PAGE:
Utrecht is home to many nationalities. Every week, DUIC features an Utrechter with a different background. The concept was inspired by ‘180 amsterdammers’.

I’ve become too direct for Colombia”

foto: Libia Arteaga

Liliana moved to Leuven in Belgium from Colombia in 2005 to take Master’s degree in Industrial Engineering. In 2006, she started her first Dutch job in Rotterdam and moved there with her Belgian husband. Liliana laughs: “The Dutch are so open. I’d already experienced a culture shock when I moved to Belgium, but the Dutch are much more outspoken than the Belgians.”

Liliana moved to Utrecht in 2008. “I used to travel a lot for my work and wherever I was going, I always seemed to pass though Utrecht. So that’s where I looked for a house.” She chose a nice location in Wittevrouwen on the advice of her colleagues. When she had children, she wanted to work part-time like a lot of other Dutch mothers. “Part-time work doesn’t exist in Colombia. Mothers in Bogota commute three hours a day to and from their workplace, where they work for eight hours. They hardly ever see their kids.”

Children

Liliana changed when she had children, rediscovering her old core values: “I reconnected with my love of Colombia, fashion and sustainability.” She gave up her job as an industrial engineer and started her own company in designer bags made by single mothers in Colombia. “I have a ‘mummy day’ every Wednesday. I take my four and seven-year-old sons out for lunch and then we do something. We love exploring the city. Last week, we went to the kitchen gardens near Galgenwaard, where we picked fruit and played in the playground.”

Deciding where your loyalties lie can be tricky for expats. Do you want to return to your native country or do you feel more at home in your new one? Liliana went through a period thinking that she wanted to return to her family in Colombia. “I’d even been offered a great job that met all my conditions. But I kept making mental lists of the things I’d miss about the Netherlands: biking, the healthy lifestyle, the no-nonsense mentality. I realised that I’d become too Dutch to go back. So when I go back to Colombia, I enjoy seeing my friends, the music, the good food and the colourful streets, but culturally, I don’t fit in anymore. I’ve become too direct for the Colombians.”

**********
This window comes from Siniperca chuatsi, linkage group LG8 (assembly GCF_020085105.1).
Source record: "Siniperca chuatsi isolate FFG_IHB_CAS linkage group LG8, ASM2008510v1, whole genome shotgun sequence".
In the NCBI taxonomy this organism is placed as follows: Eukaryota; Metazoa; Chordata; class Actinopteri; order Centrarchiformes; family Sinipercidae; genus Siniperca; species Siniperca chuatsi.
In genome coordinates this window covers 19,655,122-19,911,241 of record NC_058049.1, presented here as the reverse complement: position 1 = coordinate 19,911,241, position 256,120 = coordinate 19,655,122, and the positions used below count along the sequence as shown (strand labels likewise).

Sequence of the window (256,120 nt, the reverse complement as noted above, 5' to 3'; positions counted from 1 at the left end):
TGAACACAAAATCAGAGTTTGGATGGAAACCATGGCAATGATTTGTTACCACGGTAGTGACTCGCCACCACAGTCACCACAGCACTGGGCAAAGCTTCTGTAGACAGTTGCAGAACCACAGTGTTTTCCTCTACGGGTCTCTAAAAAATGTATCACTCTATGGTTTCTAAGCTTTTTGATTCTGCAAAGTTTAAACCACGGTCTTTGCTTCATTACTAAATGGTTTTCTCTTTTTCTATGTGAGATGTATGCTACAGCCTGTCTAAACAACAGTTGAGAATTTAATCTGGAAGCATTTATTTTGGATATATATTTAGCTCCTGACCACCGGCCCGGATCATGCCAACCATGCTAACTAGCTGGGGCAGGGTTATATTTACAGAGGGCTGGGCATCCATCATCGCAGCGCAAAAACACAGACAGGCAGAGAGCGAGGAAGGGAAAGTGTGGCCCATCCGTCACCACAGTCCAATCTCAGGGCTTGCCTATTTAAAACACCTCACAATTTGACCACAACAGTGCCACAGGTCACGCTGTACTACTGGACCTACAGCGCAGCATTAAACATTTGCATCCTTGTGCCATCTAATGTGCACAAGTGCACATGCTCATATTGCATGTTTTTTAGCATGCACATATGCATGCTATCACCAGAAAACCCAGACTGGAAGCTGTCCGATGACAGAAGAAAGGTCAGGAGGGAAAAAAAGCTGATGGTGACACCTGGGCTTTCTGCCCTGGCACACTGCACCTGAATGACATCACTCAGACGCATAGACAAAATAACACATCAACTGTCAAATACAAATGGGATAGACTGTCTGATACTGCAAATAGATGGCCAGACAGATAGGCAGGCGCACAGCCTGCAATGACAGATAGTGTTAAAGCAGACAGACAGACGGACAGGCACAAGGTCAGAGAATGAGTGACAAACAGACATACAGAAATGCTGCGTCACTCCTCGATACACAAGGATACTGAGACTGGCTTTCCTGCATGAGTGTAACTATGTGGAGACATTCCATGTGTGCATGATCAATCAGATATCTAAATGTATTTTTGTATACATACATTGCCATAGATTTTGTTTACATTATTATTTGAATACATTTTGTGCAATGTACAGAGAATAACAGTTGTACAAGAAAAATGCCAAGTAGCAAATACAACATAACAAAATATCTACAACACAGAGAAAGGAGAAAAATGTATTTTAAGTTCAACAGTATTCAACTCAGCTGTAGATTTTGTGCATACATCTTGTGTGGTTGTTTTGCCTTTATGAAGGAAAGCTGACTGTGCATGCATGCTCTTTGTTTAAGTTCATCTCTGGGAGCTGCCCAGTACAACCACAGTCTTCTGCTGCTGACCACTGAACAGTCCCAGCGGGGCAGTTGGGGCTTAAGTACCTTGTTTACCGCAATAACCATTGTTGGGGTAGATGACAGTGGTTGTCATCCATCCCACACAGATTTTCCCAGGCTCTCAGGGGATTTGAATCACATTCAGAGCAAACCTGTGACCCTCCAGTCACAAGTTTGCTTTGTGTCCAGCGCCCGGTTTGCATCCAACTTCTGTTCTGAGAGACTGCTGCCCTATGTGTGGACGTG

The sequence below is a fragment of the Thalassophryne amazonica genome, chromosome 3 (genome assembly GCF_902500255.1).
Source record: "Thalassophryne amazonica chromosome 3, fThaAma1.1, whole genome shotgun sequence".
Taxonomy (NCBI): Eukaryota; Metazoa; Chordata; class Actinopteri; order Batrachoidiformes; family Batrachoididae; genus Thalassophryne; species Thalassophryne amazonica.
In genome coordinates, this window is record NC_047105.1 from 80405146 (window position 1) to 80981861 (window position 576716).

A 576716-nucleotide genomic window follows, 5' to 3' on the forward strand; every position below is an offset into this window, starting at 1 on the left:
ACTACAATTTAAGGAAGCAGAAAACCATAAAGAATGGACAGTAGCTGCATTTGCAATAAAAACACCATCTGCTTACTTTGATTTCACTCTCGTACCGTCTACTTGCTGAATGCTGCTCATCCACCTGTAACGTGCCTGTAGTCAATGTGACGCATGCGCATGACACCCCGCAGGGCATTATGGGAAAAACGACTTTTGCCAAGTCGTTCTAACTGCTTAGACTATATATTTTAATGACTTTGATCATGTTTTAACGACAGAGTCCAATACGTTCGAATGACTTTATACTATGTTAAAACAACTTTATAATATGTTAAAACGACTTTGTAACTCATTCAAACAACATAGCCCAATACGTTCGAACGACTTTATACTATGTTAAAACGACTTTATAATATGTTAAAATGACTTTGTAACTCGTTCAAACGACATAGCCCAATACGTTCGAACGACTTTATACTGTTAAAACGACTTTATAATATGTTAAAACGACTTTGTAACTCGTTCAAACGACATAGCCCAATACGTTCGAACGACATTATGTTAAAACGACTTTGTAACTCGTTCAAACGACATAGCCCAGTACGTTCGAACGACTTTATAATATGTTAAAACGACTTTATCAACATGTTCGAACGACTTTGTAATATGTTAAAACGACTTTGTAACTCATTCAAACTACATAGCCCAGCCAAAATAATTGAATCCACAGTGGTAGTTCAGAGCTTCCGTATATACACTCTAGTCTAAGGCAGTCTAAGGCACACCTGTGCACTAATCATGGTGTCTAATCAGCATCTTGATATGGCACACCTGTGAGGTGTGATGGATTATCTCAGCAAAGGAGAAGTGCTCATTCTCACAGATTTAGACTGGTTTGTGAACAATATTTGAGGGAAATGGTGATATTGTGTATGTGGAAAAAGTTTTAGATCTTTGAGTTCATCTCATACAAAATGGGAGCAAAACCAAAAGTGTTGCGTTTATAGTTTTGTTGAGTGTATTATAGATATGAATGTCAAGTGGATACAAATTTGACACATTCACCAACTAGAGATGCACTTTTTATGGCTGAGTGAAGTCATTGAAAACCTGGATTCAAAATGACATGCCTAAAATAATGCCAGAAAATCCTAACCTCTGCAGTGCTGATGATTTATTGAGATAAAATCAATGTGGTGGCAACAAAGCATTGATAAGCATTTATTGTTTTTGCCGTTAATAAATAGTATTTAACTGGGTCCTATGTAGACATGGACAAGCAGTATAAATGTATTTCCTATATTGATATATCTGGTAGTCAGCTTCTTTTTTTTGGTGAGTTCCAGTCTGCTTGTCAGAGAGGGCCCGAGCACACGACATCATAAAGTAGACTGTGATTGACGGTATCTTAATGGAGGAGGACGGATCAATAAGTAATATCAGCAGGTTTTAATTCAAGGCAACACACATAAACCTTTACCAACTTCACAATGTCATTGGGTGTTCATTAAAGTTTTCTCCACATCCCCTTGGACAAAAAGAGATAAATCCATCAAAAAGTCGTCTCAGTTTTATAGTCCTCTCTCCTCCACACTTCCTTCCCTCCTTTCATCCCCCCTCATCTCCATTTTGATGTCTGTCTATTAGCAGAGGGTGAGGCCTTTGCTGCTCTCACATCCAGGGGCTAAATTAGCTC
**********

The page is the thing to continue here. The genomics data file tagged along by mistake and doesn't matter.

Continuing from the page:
Language

Liliana speaks fluent Dutch, but still has an accent. “I had to speak Dutch from day one because I was giving presentations to employees in the factories that I advised about improving their processes, for example. I wasn’t confident about speaking the language and I certainly couldn’t express myself in the way I was used to. But then I made a conscious decision to view language as a tool. I would just use it and people could let me know if I made mistakes.” She doesn’t have a problem with it nowadays. “I can understand the jokes and nuances better, but it will never be perfect.” Her attitude inspires other migrants. “If I give a presentation and they see that I make mistakes even with my qualifications, it gives them more confidence.”

Passport
Name: Liliana Rengifo
Place of birth: Bogota, Colombia
Date of birth: 27 April 1979
Motto: ‘Never wait for the perfect moment. Seize the moment and make it perfect’


Allemaal Utrechters is a series of interviews with people who moved to Utrecht from another country. We ask them about their background and their impression of Utrecht, revealing the true diversity of our city. The ‘Allemaal Utrechters’ series is a collaboration between DUIC and Culturele Zondagen, and has been made possible with help from Stichting Dialoog and the Municipality of Utrecht. We hope to showcase every nationality in Utrecht.

Click here to view the other articles.